Early this month, Third Way (a policy think-tank of rising popularity) published a report in which they laid out a blueprint for a national charity care law. Their proposal aims to: 1) set a national standard and threshold for hospital charity care and community benefit; 2) simplify the processes for patients to receive charity care; and 3) expand the Affordable Care Act’s (ACA) restrictions on health care debt collection practices. The recommendations, likely to be considered by federal and state policymakers, demonstrate the continued interest to reform existing laws pertaining to nonprofit hospitals.

Charity Care Standard and Threshold

Third Way advocates for a national version of two different state-level standards for hospital charity care. The primary option is a sliding scale approach akin to Washington state’s standard. Third Way proposes that patients earning less than the Federal Poverty Line (FPL) should receive care entirely free of cost; patients earning between 100% and 200% of the FPL would receive a 50% discount on their cost share. An alternative policy option they provide pulls from a portion of the current Texas charity care standard requiring nonprofit hospitals to provide charity care at an amount equal to their estimated total federal and state tax exemptions. Texas law provides other options for meeting their minimum charity care requirements, such as having a combined charity care and community benefit of at least 5% of total net patient revenue (with at least 4% of the total community investments being charity care). This feature of the Texas law was not highlighted by Third Way in their report.

Patient Protection and Education Requirements

Third Way argues that there are insufficient regulations governing how hospitals educate patients on financial assistance policies and that the administrative burden associated with applying deters patients from seeking financial assistance. They call for a federal requirement that hospitals educate patients on financial assistance policies verbally and in writing before they are discharged, and that financial assistance information is provided with every bill. Current law already requires hospitals to notify and inform patients about financial assistance policies by providing a summary of the policies upon intake or discharge, including written statements on billing statements directing patients to a website where they can find the application forms, and by displaying in public locations in the hospital where they can find more information on financial assistance policies. Third Way also advocates for hospitals to be granted access to patients’ federal income data – with patient consent – to streamline the eligibility verification process. This would relieve hospitals from needing to collect financial information and documentation from patients for verification processes and would also make it easier for patients to apply for assistance.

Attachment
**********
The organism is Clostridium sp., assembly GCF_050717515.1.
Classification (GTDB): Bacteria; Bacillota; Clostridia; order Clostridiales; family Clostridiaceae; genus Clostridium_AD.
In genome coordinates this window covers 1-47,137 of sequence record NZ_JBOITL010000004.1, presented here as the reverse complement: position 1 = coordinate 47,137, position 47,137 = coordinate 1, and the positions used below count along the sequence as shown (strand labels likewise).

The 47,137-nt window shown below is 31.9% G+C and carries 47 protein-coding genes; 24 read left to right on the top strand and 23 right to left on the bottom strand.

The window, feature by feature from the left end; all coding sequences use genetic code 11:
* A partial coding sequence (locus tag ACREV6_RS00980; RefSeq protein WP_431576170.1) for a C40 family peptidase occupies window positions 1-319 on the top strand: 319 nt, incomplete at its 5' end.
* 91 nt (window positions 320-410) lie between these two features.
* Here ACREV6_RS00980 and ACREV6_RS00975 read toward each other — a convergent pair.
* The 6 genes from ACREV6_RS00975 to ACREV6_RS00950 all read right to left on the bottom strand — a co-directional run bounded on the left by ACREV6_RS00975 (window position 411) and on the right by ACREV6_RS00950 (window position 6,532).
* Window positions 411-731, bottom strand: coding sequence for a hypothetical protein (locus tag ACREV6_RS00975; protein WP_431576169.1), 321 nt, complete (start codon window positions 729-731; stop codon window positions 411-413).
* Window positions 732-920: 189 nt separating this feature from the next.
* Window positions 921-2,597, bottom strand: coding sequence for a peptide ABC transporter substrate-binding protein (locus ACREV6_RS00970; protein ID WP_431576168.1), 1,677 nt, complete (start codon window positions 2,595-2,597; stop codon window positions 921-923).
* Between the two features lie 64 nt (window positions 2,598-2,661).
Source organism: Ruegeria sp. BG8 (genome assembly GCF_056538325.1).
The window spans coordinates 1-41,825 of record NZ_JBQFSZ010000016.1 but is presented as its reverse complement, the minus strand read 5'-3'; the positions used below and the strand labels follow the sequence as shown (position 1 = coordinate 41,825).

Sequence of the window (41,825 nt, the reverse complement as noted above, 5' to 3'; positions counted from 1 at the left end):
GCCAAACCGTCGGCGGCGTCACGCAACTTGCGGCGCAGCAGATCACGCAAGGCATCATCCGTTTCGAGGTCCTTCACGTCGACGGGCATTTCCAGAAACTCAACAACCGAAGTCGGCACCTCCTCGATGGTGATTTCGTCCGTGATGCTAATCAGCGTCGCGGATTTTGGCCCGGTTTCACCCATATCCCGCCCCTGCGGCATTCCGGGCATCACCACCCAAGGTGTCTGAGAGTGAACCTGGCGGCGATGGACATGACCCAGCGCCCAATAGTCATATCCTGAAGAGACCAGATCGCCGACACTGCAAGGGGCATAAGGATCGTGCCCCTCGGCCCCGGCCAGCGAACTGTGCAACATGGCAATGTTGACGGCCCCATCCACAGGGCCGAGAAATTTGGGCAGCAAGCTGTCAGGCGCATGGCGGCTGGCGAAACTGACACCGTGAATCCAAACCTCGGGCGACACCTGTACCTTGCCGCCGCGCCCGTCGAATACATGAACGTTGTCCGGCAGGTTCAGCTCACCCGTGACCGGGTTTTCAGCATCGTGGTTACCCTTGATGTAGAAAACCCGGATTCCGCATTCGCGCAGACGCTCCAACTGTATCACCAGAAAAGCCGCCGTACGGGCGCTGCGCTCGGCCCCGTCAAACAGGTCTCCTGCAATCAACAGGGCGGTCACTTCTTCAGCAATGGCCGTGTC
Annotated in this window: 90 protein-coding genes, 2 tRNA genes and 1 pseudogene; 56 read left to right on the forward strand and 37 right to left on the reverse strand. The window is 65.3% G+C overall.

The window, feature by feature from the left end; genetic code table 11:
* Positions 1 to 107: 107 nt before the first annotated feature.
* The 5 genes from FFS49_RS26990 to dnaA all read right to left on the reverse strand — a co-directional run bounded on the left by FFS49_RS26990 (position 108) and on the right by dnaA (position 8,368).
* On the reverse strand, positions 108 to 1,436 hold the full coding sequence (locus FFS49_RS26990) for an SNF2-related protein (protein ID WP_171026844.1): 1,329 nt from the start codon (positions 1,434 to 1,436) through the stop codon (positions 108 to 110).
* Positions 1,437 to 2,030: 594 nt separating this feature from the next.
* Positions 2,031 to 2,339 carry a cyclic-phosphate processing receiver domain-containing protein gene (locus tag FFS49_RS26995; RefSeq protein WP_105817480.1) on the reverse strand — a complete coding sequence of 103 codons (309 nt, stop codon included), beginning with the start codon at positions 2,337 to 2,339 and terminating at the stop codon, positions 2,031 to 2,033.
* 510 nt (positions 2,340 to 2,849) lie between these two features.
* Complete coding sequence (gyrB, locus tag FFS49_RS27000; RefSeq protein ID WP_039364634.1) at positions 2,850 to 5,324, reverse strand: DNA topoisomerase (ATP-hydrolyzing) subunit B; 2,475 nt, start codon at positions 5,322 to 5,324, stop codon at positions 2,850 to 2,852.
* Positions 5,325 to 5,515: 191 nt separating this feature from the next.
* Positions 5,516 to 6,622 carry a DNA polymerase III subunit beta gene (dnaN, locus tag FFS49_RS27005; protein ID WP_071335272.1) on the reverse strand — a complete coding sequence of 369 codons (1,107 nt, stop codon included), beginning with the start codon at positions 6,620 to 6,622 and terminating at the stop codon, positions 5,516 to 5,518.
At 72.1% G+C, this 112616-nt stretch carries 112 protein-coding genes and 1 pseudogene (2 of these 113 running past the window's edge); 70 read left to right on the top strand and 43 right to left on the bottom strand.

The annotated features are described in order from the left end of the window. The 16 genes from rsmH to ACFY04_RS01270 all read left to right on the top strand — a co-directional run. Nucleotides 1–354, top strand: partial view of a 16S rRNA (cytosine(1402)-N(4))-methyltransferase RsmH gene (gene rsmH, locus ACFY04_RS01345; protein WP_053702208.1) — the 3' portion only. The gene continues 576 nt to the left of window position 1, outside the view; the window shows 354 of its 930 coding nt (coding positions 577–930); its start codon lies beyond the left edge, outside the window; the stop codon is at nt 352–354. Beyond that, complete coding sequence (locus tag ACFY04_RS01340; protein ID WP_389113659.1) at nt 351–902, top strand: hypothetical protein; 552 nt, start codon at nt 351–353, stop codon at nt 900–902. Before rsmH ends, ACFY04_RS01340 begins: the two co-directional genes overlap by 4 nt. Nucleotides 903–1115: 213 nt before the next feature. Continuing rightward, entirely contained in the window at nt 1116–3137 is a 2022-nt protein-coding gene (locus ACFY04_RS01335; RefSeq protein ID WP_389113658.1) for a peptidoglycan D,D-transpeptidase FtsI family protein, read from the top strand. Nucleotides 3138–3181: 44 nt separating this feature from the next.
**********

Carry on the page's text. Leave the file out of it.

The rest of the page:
Restrictions on Debt Collection Practices

The report argues that current requirements for hospitals to make reasonable efforts to inform patients of financial assistance before being sent to debt collections are “inadequate and ambiguous.” Third Way believes that hospitals must first meet their charity care thresholds before being able to send patients to collections. They advocate for a total ban on nonprofit hospitals engaging in extraordinary debt-collection practices such as lawsuits and wage garnishments, and that no patients earning less than 200% of the FPL should be sent to collections.

While they applaud the actions by the Biden Administration and the Consumer Financial Protection Bureau of working with credit agencies to remove some medical debt from appearing on consumer credit reports, they also urge Congress to pass the bipartisan Strengthening Consumer Protections and Medical Debt Transparency Act to cap interest rates on medical debt. Third Way also wants Congress to direct the Department of Health and Human Services (HHS) to create a “public database with information from health care entities on their debt collection practices.”

The Third Way report relies heavily on two other, heavily-contested recent reports. One report, from the KFF Health News, which states that nonprofit hospitals saved over $28 billion in federal, state and local taxes in 2020 while providing $16 billion in charity care. Another report published by Health Affairs found that nonprofit hospitals provided 2.3% of their total expenditures on charity care whilst for-profit hospitals spent 3.8% and government hospitals spent 4.1%.  These findings have long been questioned by the American Hospital Association (AHA) and others,  since these reports focus on just a single portion of hospital community benefits required by law. A report released by the AHA in October 2023 found that in 2020, nonprofit hospitals in the U.S. spent 6.9% of total expenses on charity care, Medicaid shortfalls, and shortfalls from other means-tested government programs. When combined with other community benefits, nonprofit hospitals spent 11.3% of total expenses on community benefits.